Her quote about perfectionism changed my lens on the world and myself.

“Perfectionism is the voice of the oppressor, the enemy of the people. It will keep you cramped and insane your whole life, and it is the main obstacle between you and a shitty first draft. I think perfectionism is based on the obsessive belief that if you run carefully enough, hitting each stepping-stone just right, you won’t have to die. The truth is that you will die anyway and that a lot of people who aren’t even looking at their feet are going to do a whole lot better than you, and have a lot more fun while they’re doing it.”

The Scene Book by Sandra Scofield

My Top Rated Books of 2018
A primer for the fiction writer

An oldie but a goodie. This book is great for any writer or artist who wants to know how to break down scenes into their quintessential elements. Scofield offers scene breakdowns to show how to build scenes into a larger framework.

There are so many books out there written about scenes and not all of them take with me. I firmly believe that sometimes you just need to be taught or learn something in a specific way—a way that is right for you. I didn’t really understand show versus tell (I did, just didn’t have all the nuances down) until a few years ago and it was because I finally attached to someone’s specific learning style. They spoke it in my language. If you’re a writer or even if you’re not, I suggest finding the people who speak to you, and learning from them if you’re struggling with a concept.

Top Rated Books in Nonfiction

If the Buddha Dated by Charlotte Kasl

My Top Rated Books of 2018
A Handbook for Finding Love on a Spiritual Path

This book was therapy for me. In the often noisy and confusing world of dating, especially as a gay man in Los Angeles, I try to stay positive and avoid becoming jaded by my experiences. I’ve had great ones… and some bad ones too. Like everyone else. What “If the Buddha Dated” taught me about acceptance and letting things go.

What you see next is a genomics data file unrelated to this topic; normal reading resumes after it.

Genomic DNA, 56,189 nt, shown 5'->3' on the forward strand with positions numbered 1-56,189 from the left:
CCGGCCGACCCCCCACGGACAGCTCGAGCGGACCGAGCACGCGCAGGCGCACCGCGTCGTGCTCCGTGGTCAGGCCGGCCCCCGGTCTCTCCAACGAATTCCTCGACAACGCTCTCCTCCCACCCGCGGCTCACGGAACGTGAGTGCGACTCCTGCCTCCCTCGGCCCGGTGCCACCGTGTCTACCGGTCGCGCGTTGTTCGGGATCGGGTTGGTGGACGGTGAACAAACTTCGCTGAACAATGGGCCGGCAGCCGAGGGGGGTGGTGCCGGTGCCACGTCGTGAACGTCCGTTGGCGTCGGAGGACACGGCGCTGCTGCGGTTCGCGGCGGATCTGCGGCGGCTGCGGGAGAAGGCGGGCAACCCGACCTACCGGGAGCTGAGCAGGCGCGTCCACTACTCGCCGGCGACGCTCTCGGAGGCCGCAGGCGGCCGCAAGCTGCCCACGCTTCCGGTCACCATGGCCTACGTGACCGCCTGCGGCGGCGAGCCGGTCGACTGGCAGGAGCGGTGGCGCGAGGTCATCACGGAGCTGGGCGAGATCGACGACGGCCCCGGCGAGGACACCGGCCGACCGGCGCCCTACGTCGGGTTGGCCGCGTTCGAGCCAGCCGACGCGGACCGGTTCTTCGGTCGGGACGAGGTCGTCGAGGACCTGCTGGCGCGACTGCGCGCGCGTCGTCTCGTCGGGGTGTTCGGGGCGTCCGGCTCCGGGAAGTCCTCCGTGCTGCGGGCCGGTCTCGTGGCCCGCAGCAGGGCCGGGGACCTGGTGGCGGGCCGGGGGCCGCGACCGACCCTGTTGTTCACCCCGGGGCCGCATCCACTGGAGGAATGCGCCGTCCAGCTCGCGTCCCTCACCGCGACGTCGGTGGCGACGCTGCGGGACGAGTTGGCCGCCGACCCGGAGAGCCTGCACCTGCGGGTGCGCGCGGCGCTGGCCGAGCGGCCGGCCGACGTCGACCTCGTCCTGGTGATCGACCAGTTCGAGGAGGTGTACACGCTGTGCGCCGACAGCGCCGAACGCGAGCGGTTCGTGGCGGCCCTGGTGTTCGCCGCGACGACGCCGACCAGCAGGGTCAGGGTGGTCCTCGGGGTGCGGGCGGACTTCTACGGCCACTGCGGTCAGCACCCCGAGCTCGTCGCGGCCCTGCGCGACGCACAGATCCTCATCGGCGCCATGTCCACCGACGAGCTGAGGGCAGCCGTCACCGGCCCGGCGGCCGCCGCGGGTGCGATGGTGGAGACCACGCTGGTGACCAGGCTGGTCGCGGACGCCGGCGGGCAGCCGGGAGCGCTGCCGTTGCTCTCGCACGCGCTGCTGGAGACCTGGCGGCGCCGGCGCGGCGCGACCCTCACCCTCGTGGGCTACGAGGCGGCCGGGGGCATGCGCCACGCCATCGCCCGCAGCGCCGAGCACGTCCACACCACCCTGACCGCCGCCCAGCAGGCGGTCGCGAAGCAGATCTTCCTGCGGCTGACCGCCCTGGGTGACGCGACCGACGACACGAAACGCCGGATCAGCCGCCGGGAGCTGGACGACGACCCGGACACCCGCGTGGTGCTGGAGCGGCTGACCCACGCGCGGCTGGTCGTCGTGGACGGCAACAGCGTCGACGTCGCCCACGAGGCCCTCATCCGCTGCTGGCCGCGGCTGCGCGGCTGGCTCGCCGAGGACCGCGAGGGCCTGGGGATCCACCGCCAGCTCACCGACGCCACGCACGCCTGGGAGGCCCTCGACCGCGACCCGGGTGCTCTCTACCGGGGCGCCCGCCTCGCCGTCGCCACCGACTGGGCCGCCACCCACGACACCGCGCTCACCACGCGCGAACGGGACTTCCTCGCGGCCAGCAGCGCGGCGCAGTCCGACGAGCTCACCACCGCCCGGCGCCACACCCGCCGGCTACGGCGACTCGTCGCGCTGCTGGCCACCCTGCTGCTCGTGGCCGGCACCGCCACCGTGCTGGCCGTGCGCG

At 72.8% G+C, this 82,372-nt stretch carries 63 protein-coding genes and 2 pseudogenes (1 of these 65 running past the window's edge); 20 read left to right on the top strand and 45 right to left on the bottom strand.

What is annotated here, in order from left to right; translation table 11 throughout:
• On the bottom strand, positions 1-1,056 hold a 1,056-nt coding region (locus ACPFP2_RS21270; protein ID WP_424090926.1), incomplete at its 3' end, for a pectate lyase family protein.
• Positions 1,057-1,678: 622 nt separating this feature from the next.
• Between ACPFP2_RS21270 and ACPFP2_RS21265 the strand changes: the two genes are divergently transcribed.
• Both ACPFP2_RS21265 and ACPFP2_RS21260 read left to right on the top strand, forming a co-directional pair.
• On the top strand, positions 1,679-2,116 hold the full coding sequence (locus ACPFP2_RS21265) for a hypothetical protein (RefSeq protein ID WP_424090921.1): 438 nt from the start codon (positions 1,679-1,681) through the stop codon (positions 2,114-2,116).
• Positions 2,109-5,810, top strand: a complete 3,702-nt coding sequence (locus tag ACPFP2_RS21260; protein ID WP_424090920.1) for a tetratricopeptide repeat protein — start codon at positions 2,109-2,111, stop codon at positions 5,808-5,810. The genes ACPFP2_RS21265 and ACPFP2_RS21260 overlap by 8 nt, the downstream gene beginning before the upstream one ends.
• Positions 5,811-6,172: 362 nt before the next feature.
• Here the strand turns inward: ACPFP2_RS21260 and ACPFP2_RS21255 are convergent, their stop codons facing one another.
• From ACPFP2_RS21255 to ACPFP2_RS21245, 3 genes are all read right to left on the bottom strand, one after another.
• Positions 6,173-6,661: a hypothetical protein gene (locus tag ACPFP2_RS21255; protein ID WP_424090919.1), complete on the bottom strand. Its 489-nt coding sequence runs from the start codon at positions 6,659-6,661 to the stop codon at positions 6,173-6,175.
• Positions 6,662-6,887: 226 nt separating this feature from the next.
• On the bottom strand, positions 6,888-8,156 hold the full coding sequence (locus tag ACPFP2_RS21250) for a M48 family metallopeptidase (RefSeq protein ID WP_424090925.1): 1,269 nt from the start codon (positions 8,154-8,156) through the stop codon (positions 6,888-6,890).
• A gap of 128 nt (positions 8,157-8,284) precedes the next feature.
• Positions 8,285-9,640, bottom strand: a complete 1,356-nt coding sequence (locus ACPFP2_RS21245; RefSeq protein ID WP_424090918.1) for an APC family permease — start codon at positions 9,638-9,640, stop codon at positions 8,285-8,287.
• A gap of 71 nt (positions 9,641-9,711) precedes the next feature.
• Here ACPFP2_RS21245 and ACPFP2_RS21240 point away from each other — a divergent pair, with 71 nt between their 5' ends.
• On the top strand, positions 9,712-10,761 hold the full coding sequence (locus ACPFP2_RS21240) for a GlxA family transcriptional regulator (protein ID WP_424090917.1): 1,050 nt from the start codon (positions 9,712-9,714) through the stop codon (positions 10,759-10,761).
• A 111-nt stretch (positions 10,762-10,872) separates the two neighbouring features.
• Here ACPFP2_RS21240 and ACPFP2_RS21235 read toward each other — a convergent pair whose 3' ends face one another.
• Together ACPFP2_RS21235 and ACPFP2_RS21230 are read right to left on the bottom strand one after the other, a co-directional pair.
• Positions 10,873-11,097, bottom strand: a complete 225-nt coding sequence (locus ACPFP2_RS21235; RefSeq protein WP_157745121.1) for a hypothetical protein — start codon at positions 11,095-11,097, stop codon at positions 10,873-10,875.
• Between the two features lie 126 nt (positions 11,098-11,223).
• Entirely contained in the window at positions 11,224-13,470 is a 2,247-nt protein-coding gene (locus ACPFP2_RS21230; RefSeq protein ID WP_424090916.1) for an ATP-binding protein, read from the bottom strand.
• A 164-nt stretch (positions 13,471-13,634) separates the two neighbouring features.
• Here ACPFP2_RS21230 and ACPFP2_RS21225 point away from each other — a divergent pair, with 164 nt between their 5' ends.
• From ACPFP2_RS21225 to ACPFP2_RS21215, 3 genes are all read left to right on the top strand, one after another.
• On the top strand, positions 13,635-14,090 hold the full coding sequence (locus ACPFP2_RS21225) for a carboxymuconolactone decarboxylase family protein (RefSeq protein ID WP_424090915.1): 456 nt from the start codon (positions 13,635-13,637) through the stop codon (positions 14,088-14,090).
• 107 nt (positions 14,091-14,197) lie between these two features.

As someone with OCD tendencies and the need to want to control my environment and the outcome of things around me, this book was invaluable. I had been on a similar path through my reading and research of the chakra system, so this reinforced a lot of what I had learned, but put it in the light of dating, a realm not always so easy to navigate.

I like that it stressed that our experiences are shared and everyone goes through the same things (very Buddha). Another line or two that struck me from the book is that we should go into situations open-hearted and hopeful, but to not be attached to any outcome. Phrasing it this way was not new per se, but definitely helpful. You have to be your own light, to be happy with who and what you are. Romance happens when someone else out there matches your frequency, when you let go and don’t try to control.

If the Buddha Dated is an easy and short read and one that I’m happy to suggest to any friend going through dating troubles (I even gave it to some friends already in relationships so that they could read about healthy behaviors, and if theirs matched up!). There are other similar titles like: If the Buddha Married, If the Buddha Got Stuck, If the Buddha Came to Dinner (different authors), and If the Buddha Had Kids.

Top Rated Books in Fiction

The Integral Trees by Larry Niven

My Top Rated Books of 2018
Trees, that are integral

I had to check out Larry Niven and his unique otherworldly planets surrounding neutron stars. The beginning of the book describes a dwindling civilization that basically lives in and on a giant tree extending from the sky. By making use of the tree’s massive and supportive ecosystem the population is able to get everything they need in order to live and survive.

As a writer who explores other planets and worlds, this was an integral read for me. I’m always searching for these books (if you know any, holler!) so it was helpful to see how he dealt with things like gravity, relationship to Earth and other offworlds, technology, and interpersonal relationships and society in general.